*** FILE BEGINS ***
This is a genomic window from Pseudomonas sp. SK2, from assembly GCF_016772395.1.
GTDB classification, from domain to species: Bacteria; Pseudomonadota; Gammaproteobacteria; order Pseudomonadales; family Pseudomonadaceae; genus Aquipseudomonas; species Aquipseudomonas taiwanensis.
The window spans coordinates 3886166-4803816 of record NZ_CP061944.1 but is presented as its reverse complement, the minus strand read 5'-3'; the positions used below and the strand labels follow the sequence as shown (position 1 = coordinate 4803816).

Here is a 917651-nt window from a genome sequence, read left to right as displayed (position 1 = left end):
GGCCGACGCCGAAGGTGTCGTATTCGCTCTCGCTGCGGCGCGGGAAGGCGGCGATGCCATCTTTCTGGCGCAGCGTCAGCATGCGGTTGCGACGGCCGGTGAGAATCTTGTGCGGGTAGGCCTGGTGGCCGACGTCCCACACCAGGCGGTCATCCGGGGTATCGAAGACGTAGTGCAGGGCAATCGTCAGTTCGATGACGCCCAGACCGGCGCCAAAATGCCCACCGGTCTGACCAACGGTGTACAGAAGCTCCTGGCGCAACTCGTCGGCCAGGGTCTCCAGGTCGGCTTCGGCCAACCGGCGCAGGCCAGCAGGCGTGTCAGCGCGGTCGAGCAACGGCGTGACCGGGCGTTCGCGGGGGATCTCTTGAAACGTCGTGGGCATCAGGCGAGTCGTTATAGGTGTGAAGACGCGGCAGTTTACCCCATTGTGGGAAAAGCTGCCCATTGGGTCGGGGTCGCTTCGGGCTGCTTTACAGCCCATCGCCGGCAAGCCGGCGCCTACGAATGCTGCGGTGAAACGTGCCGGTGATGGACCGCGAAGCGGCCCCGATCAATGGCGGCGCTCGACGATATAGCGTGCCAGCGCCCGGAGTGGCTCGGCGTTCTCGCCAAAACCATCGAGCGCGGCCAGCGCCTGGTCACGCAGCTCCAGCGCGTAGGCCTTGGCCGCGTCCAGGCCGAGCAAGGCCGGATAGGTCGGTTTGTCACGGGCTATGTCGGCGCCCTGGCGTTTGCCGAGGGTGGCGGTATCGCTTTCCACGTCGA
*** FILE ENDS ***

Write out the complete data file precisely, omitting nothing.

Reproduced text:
This is a genomic window from Pseudomonas sp. SK2, from assembly GCF_016772395.1.
GTDB classification, from domain to species: Bacteria; Pseudomonadota; Gammaproteobacteria; order Pseudomonadales; family Pseudomonadaceae; genus Aquipseudomonas; species Aquipseudomonas taiwanensis.
The window spans coordinates 3886166-4803816 of record NZ_CP061944.1 but is presented as its reverse complement, the minus strand read 5'-3'; the positions used below and the strand labels follow the sequence as shown (position 1 = coordinate 4803816).

Here is a 917651-nt window from a genome sequence, read left to right as displayed (position 1 = left end):
GGCCGACGCCGAAGGTGTCGTATTCGCTCTCGCTGCGGCGCGGGAAGGCGGCGATGCCATCTTTCTGGCGCAGCGTCAGCATGCGGTTGCGACGGCCGGTGAGAATCTTGTGCGGGTAGGCCTGGTGGCCGACGTCCCACACCAGGCGGTCATCCGGGGTATCGAAGACGTAGTGCAGGGCAATCGTCAGTTCGATGACGCCCAGACCGGCGCCAAAATGCCCACCGGTCTGACCAACGGTGTACAGAAGCTCCTGGCGCAACTCGTCGGCCAGGGTCTCCAGGTCGGCTTCGGCCAACCGGCGCAGGCCAGCAGGCGTGTCAGCGCGGTCGAGCAACGGCGTGACCGGGCGTTCGCGGGGGATCTCTTGAAACGTCGTGGGCATCAGGCGAGTCGTTATAGGTGTGAAGACGCGGCAGTTTACCCCATTGTGGGAAAAGCTGCCCATTGGGTCGGGGTCGCTTCGGGCTGCTTTACAGCCCATCGCCGGCAAGCCGGCGCCTACGAATGCTGCGGTGAAACGTGCCGGTGATGGACCGCGAAGCGGCCCCGATCAATGGCGGCGCTCGACGATATAGCGTGCCAGCGCCCGGAGTGGCTCGGCGTTCTCGCCAAAACCATCGAGCGCGGCCAGCGCCTGGTCACGCAGCTCCAGCGCGTAGGCCTTGGCCGCGTCCAGGCCGAGCAAGGCCGGATAGGTCGGTTTGTCACGGGCTATGTCGGCGCCCTGGCGTTTGCCGAGGGTGGCGGTATCGCTTTCCACGTCGA